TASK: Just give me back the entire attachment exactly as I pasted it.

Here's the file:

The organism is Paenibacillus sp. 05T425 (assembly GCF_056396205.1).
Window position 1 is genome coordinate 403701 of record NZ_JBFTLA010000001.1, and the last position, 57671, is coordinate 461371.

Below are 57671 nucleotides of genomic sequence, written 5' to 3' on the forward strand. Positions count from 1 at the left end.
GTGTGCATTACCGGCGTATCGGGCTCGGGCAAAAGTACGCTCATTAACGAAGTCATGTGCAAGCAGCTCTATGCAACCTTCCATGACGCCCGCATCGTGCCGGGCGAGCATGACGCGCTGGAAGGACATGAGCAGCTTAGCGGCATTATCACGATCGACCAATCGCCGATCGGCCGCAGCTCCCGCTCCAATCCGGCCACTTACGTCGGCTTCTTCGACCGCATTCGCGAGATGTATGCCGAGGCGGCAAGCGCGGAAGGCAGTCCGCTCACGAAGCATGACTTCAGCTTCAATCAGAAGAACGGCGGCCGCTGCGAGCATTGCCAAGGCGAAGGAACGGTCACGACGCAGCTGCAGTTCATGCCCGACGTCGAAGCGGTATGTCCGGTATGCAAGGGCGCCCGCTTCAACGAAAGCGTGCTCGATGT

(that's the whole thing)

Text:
The organism is Paenibacillus sp. 05T425 (assembly GCF_056396205.1).
Window position 1 is genome coordinate 403701 of record NZ_JBFTLA010000001.1, and the last position, 57671, is coordinate 461371.

Below are 57671 nucleotides of genomic sequence, written 5' to 3' on the forward strand. Positions count from 1 at the left end.
GTGTGCATTACCGGCGTATCGGGCTCGGGCAAAAGTACGCTCATTAACGAAGTCATGTGCAAGCAGCTCTATGCAACCTTCCATGACGCCCGCATCGTGCCGGGCGAGCATGACGCGCTGGAAGGACATGAGCAGCTTAGCGGCATTATCACGATCGACCAATCGCCGATCGGCCGCAGCTCCCGCTCCAATCCGGCCACTTACGTCGGCTTCTTCGACCGCATTCGCGAGATGTATGCCGAGGCGGCAAGCGCGGAAGGCAGTCCGCTCACGAAGCATGACTTCAGCTTCAATCAGAAGAACGGCGGCCGCTGCGAGCATTGCCAAGGCGAAGGAACGGTCACGACGCAGCTGCAGTTCATGCCCGACGTCGAAGCGGTATGTCCGGTATGCAAGGGCGCCCGCTTCAACGAAAGCGTGCTCGATGT